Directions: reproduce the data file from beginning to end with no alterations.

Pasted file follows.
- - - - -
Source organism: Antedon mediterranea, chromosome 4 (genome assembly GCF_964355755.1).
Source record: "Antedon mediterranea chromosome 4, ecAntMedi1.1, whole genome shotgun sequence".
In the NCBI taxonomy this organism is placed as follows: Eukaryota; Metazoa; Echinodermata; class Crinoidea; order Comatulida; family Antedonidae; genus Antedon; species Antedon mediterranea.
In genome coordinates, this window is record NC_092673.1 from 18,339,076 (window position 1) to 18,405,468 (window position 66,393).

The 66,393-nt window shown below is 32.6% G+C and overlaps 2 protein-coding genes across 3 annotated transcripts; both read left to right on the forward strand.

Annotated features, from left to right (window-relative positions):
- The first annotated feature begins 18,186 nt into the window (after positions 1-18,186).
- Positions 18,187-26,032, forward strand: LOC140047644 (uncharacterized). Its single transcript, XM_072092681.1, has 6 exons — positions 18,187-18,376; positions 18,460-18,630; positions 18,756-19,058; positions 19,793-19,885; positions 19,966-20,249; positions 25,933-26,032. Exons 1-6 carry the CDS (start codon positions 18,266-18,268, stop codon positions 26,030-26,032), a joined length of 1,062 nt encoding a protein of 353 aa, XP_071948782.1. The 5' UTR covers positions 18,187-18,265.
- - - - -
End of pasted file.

Source organism: Antedon mediterranea, chromosome 4 (genome assembly GCF_964355755.1).
Source record: "Antedon mediterranea chromosome 4, ecAntMedi1.1, whole genome shotgun sequence".
In the NCBI taxonomy this organism is placed as follows: Eukaryota; Metazoa; Echinodermata; class Crinoidea; order Comatulida; family Antedonidae; genus Antedon; species Antedon mediterranea.
In genome coordinates, this window is record NC_092673.1 from 18,339,076 (window position 1) to 18,405,468 (window position 66,393).

The 66,393-nt window shown below is 32.6% G+C and overlaps 2 protein-coding genes across 3 annotated transcripts; both read left to right on the forward strand.

Annotated features, from left to right (window-relative positions):
- The first annotated feature begins 18,186 nt into the window (after positions 1-18,186).
- Positions 18,187-26,032, forward strand: LOC140047644 (uncharacterized). Its single transcript, XM_072092681.1, has 6 exons — positions 18,187-18,376; positions 18,460-18,630; positions 18,756-19,058; positions 19,793-19,885; positions 19,966-20,249; positions 25,933-26,032. Exons 1-6 carry the CDS (start codon positions 18,266-18,268, stop codon positions 26,030-26,032), a joined length of 1,062 nt encoding a protein of 353 aa, XP_071948782.1. The 5' UTR covers positions 18,187-18,265.